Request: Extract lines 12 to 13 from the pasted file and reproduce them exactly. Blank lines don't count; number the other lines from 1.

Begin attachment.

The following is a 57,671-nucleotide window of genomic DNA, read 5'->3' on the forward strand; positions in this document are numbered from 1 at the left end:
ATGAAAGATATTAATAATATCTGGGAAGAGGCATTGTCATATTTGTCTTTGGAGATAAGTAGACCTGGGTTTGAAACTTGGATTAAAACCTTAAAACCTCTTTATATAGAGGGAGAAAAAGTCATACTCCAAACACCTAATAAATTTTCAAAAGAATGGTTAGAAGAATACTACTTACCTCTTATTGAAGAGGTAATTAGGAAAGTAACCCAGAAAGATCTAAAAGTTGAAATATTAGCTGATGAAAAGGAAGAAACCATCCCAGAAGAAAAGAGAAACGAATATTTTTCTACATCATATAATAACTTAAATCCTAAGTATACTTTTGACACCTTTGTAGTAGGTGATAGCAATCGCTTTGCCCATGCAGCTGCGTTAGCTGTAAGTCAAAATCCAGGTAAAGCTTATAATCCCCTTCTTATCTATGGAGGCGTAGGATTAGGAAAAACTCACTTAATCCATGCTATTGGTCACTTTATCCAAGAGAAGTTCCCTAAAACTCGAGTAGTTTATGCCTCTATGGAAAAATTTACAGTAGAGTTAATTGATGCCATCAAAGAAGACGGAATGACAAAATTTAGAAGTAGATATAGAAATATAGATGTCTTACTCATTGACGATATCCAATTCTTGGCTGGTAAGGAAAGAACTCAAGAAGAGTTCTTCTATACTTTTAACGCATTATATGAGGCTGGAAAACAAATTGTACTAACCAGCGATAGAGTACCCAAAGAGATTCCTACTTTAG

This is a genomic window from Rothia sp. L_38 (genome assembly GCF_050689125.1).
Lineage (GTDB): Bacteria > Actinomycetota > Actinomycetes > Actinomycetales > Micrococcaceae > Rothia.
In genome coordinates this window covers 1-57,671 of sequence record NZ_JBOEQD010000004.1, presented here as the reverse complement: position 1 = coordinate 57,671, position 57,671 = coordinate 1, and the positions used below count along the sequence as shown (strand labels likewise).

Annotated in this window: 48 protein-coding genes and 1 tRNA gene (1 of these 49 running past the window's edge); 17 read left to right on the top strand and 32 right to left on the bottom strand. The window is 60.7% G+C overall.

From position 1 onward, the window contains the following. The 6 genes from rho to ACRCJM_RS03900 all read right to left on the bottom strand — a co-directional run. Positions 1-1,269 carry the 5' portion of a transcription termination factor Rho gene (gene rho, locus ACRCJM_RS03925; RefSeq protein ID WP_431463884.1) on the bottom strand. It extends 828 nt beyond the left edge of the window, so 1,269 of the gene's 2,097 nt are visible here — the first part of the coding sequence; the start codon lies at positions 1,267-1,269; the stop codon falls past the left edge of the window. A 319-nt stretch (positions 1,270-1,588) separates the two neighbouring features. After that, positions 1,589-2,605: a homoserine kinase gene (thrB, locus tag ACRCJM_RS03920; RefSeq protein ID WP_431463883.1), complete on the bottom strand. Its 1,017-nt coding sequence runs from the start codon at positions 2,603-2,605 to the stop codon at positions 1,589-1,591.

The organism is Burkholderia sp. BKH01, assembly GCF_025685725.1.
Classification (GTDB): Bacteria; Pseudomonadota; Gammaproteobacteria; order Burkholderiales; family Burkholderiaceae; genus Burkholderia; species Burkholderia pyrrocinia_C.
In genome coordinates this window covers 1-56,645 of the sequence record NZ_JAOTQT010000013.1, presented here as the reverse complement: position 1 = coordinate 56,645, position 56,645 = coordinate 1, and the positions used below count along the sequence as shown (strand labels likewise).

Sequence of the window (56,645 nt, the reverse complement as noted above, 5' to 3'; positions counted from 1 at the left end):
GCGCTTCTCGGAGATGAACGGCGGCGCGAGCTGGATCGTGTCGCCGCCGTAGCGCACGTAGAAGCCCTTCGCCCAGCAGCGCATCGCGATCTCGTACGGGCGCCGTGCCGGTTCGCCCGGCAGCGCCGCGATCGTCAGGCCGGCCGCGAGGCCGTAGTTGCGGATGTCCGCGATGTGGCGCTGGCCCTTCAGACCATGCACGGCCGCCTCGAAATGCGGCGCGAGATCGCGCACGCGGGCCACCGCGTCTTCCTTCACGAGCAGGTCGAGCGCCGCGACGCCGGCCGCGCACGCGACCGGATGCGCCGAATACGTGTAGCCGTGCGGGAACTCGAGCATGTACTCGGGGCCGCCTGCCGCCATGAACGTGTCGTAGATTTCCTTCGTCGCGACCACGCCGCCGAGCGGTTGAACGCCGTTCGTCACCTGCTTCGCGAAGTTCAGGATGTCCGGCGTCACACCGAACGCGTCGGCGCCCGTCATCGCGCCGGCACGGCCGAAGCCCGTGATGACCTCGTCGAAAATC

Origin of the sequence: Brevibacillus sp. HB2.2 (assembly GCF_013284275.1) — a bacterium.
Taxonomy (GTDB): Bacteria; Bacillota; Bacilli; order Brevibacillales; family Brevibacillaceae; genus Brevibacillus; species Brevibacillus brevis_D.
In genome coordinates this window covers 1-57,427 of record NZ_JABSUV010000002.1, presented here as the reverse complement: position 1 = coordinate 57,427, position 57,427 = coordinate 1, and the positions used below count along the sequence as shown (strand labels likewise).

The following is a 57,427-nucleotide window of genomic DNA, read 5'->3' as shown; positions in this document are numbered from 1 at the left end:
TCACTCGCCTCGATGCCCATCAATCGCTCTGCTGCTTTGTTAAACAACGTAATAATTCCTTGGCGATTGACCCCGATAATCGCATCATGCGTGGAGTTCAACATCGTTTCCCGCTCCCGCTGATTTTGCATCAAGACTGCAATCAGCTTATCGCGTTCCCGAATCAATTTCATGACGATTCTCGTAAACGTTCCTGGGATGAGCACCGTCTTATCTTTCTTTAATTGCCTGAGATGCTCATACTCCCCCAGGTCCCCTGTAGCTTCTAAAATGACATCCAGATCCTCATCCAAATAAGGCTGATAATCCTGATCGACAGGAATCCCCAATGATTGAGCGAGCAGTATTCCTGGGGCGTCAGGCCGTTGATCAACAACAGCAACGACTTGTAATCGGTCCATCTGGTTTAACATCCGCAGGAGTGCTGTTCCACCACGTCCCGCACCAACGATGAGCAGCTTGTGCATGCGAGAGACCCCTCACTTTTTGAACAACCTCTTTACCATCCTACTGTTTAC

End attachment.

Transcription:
GCGCTTCTCGGAGATGAACGGCGGCGCGAGCTGGATCGTGTCGCCGCCGTAGCGCACGTAGAAGCCCTTCGCCCAGCAGCGCATCGCGATCTCGTACGGGCGCCGTGCCGGTTCGCCCGGCAGCGCCGCGATCGTCAGGCCGGCCGCGAGGCCGTAGTTGCGGATGTCCGCGATGTGGCGCTGGCCCTTCAGACCATGCACGGCCGCCTCGAAATGCGGCGCGAGATCGCGCACGCGGGCCACCGCGTCTTCCTTCACGAGCAGGTCGAGCGCCGCGACGCCGGCCGCGCACGCGACCGGATGCGCCGAATACGTGTAGCCGTGCGGGAACTCGAGCATGTACTCGGGGCCGCCTGCCGCCATGAACGTGTCGTAGATTTCCTTCGTCGCGACCACGCCGCCGAGCGGTTGAACGCCGTTCGTCACCTGCTTCGCGAAGTTCAGGATGTCCGGCGTCACACCGAACGCGTCGGCGCCCGTCATCGCGCCGGCACGGCCGAAGCCCGTGATGACCTCGTCGAAAATC

Origin of the sequence: Brevibacillus sp. HB2.2 (assembly GCF_013284275.1) — a bacterium.